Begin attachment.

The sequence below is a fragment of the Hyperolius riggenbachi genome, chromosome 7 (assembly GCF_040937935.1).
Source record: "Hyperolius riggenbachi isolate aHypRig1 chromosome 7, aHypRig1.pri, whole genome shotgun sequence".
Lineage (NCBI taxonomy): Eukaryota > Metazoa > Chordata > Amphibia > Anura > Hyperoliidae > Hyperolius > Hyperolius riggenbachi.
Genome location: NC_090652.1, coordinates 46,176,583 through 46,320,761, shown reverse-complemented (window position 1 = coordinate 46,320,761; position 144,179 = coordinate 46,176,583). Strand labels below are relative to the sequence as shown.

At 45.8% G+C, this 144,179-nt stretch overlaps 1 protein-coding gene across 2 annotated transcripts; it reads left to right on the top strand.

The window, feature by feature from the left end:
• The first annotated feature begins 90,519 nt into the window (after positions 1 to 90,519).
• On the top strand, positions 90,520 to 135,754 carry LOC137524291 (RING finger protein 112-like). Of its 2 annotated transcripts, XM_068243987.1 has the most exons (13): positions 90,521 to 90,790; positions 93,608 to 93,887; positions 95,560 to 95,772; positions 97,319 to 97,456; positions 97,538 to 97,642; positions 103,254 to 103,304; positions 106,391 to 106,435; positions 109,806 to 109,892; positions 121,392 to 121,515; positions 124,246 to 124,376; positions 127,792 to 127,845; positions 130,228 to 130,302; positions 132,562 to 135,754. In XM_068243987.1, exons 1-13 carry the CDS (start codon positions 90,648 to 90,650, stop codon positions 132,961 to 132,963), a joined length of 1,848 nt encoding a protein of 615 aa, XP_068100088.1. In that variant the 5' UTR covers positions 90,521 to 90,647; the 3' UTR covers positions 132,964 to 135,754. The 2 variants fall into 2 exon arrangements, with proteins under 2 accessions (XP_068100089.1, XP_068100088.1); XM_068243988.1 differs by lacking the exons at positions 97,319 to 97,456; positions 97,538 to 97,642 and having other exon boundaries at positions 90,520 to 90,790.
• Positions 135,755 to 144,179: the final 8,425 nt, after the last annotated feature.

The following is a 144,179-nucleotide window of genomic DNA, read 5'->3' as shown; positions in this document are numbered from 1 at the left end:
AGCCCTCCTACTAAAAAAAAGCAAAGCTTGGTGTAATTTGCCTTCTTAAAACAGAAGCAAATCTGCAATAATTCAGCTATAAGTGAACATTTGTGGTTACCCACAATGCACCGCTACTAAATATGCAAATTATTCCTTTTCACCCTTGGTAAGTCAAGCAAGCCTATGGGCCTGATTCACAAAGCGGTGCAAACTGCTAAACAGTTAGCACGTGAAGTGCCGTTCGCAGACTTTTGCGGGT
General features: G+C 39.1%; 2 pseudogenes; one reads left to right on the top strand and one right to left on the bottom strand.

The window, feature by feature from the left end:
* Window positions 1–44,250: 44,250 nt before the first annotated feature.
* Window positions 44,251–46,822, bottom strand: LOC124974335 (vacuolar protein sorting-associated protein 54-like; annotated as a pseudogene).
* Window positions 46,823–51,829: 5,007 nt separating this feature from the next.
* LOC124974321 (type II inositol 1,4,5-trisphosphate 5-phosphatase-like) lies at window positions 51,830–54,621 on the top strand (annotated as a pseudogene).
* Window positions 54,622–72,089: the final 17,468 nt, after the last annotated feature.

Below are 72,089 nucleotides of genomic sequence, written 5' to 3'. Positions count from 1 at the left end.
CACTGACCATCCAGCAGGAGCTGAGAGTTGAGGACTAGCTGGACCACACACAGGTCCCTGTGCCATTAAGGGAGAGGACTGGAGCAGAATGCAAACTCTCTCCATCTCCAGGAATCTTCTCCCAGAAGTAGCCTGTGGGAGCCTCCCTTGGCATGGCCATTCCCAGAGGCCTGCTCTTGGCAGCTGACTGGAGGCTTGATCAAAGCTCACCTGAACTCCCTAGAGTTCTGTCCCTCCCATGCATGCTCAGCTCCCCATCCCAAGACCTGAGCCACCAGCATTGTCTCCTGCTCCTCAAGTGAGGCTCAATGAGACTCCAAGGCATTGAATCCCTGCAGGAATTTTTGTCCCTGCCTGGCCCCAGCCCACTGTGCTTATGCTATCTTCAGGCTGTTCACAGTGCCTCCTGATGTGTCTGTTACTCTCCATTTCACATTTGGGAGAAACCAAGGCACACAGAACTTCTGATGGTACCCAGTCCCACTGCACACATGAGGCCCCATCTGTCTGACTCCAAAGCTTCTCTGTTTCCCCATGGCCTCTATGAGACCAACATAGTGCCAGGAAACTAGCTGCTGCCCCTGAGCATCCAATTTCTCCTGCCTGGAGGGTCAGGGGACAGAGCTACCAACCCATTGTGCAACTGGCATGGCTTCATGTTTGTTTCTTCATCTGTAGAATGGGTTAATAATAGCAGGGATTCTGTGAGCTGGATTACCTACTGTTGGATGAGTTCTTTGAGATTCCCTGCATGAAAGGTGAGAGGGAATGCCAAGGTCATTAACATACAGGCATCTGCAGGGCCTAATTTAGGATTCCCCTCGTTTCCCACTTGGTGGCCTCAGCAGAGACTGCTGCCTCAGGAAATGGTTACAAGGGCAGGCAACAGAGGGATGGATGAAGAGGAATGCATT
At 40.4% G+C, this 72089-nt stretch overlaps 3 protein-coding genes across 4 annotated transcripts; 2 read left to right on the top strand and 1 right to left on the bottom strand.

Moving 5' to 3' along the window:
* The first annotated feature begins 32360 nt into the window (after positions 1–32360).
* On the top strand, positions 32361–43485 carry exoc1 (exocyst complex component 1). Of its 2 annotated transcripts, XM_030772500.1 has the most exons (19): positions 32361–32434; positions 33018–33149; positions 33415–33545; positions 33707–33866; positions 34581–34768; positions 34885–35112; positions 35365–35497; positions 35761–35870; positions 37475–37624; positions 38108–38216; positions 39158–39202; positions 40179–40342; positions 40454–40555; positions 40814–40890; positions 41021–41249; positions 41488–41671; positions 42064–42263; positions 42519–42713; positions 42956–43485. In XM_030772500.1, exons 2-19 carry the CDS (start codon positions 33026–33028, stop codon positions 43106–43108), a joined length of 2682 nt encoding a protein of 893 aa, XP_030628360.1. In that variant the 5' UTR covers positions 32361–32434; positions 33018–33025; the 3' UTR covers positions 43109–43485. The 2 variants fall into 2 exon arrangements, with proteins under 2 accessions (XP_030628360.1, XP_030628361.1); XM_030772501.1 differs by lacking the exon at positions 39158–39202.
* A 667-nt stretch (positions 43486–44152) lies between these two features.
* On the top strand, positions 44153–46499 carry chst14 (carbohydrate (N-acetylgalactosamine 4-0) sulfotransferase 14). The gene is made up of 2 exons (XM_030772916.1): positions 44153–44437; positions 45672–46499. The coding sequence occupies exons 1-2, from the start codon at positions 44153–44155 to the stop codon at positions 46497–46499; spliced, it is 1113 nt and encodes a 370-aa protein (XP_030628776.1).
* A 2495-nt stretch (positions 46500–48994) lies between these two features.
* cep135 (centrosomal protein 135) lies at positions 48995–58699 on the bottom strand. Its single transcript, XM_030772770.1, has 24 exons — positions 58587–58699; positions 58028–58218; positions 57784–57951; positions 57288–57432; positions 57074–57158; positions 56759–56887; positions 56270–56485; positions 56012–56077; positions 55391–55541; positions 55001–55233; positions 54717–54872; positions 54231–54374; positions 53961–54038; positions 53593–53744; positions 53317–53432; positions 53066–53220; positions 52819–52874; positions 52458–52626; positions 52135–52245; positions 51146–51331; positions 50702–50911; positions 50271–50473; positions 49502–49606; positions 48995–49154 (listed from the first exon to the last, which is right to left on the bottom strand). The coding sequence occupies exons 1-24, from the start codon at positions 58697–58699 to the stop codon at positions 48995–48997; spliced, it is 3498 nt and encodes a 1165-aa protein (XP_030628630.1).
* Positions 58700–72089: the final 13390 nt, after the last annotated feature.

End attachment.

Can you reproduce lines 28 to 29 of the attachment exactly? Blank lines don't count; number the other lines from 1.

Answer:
* cep135 (centrosomal protein 135) lies at positions 48995–58699 on the bottom strand. Its single transcript, XM_030772770.1, has 24 exons — positions 58587–58699; positions 58028–58218; positions 57784–57951; positions 57288–57432; positions 57074–57158; positions 56759–56887; positions 56270–56485; positions 56012–56077; positions 55391–55541; positions 55001–55233; positions 54717–54872; positions 54231–54374; positions 53961–54038; positions 53593–53744; positions 53317–53432; positions 53066–53220; positions 52819–52874; positions 52458–52626; positions 52135–52245; positions 51146–51331; positions 50702–50911; positions 50271–50473; positions 49502–49606; positions 48995–49154 (listed from the first exon to the last, which is right to left on the bottom strand). The coding sequence occupies exons 1-24, from the start codon at positions 58697–58699 to the stop codon at positions 48995–48997; spliced, it is 3498 nt and encodes a 1165-aa protein (XP_030628630.1).
* Positions 58700–72089: the final 13390 nt, after the last annotated feature.